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Shame - Orgins of Shame by Anna Thoreson

Origins of Shame:

(Please read the account of the adulterous woman in John 8:1-11 NIV)

My dear ladies, I wonder if you have wrestled with shame as I have? I wonder if you have yet to grab hold of the tremendous freedom from shame offered to us through the shed blood of Christ Jesus and the power of His Spirit?

In our time together over the next few weeks, we’re going to tackle the tough subject of shame. We will discuss shame’s origins, shame’s reality, shame’s shattering and the shelter we keep to prevent shame’s return.

Several years ago, something terrible happened to me and I wore it as though it happened through me. Someone sinned against me and I wore the shame as though their sin had been my personal choice. Can you relate? It didn’t make sense because I was the injured party. I wasn’t responsible, I was merely impacted (devastated, truly) but I wore the trauma as though I had pulled the trigger.

It was during that season that the Lord began to help me identify and address my long-time history with shame. As this awakening has taken place, I have realized that shame is something most of us feel from time to time, but few of us share it aloud. Shame is too uncomfortable to talk about. And so our shame stays in the dark where it grows more and more dominant, keeping us from speaking up and shedding the light which might allow for our healing. Shame loses its stronghold when it is shared.

It was in the ugly night of my wrestle with shame when I read the story of the woman caught in adultery. My heart went out to this woman, dragged to the temple courts in nothing but shame and a bedsheet. Where was her bedfellow? Was he a priest? A teacher? A childhood crush? A bloke off the street? One cannot commit adultery by themselves, why was this woman left to pay the tab? What’s more, how had the teachers and the Pharisees caught her in the act? Where was this extramarital affair unfolding, that the religious leaders had such intimate access?

My questions continued, was the woman a willing participant? Or was she coerced? Even forced? Who could know? The only other witness was absent from the courtroom. Besides, it wasn’t about the adultery. This woman was merely an instrument used to wield a charge against Jesus. Isn’t this also our initial position between the enemy and the Savior?

My questions about the woman caught in the act made me consider my own propensity for shame. I realized, we wear shame for two reasons: either for the things we’ve done or the things done to us. The thing is, our heart and mind can barely articulate the difference. The shame feels the same whether it is self-perpetuated or pressed upon us.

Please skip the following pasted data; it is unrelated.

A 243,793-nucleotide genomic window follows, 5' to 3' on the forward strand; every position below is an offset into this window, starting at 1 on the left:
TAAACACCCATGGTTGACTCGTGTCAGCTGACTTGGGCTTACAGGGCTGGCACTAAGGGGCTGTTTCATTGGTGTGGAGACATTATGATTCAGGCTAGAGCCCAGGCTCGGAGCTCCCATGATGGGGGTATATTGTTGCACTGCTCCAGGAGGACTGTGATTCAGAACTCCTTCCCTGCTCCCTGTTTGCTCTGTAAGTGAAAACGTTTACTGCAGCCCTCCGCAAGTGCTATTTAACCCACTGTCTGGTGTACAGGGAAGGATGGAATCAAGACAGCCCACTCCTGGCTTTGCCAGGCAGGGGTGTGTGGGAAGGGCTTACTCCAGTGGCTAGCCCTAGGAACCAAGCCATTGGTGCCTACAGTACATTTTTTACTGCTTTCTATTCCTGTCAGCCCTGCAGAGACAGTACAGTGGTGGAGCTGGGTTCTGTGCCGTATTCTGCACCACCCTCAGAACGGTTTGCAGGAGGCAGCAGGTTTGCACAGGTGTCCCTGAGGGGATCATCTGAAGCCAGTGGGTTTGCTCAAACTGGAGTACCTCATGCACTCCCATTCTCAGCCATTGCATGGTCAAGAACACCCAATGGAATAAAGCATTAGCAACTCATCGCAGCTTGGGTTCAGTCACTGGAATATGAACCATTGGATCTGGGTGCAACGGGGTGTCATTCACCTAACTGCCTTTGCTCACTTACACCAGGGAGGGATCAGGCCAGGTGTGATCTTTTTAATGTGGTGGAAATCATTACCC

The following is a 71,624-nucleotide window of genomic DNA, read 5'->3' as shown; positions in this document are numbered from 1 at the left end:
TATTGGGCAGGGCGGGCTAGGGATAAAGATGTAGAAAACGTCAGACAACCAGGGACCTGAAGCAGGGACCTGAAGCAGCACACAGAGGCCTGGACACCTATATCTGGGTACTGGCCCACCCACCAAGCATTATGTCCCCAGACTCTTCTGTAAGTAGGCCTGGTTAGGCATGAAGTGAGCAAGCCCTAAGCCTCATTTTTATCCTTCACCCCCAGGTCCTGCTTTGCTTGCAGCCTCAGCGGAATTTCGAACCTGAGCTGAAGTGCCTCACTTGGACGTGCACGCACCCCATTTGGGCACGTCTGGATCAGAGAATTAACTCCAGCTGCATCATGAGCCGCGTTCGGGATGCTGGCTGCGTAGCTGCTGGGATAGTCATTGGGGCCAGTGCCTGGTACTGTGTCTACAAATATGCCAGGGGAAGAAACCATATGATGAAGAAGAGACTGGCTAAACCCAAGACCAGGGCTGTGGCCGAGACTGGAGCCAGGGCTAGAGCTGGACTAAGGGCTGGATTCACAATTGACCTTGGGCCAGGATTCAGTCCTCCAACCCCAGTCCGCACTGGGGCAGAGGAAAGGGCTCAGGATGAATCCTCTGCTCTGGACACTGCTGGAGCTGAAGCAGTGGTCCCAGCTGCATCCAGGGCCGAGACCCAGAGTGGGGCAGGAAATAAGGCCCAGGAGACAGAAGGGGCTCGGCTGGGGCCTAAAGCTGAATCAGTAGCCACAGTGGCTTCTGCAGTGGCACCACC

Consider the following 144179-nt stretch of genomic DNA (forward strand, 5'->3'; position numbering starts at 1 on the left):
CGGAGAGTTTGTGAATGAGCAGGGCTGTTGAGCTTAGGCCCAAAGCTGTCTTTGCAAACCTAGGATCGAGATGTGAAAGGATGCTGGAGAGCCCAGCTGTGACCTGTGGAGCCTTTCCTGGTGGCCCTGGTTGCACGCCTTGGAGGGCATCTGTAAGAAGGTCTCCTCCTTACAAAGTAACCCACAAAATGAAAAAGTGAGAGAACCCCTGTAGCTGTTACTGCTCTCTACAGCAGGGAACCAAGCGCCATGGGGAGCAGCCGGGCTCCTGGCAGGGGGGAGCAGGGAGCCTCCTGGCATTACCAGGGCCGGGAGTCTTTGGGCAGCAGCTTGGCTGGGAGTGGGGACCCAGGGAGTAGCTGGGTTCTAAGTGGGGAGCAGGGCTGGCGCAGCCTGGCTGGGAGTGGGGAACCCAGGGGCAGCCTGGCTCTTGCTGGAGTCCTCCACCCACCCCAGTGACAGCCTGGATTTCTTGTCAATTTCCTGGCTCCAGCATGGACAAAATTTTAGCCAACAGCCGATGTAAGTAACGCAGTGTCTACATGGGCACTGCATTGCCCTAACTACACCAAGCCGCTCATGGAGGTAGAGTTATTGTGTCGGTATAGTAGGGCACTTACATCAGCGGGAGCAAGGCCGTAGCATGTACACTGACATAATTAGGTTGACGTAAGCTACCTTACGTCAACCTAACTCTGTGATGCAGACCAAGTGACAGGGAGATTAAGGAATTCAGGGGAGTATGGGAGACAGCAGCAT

All too often what happened to us contributes to who we become. Sins against us push us toward our own ugly sin contributions. Perhaps this adulterous woman started out as a sweet and innocent girl and became the victim of a child molester or violent rapist. Maybe her brokenness begat more brokenness, as it often does. It seems possible that she began with the shame of what happened to her and then proceeded to make shameful choices of her own accord.

We keep reading the passage about this ragged woman and we realize the source of our shame doesn’t really matter. Either way, Jesus deals with it. He addresses both the shame of what has happened to us and the shame of what we’ve done. He doesn’t condemn us, He only instructs: “Go and sin no more.” (v. 11)

Jesus came to free us from the pain of sin and shame: both the things that happened to us and the things that we’ve done ourselves. The love and grace of the Savior addresses each of these issues and sets us on a path of wholeness and dignity.

Lord, we have all been gutted by sin, whether it was our own, another’s toward us or some ugly combination of the two. Sin has left it’s scar on our soul. Shame is the badge we wear as a result. Please aid us in identifying the origins of shame in our personal history. Thank You for refusing to condemn us. We are trusting You to address our shame and set us on a path of wholeness and dignity. Amen.




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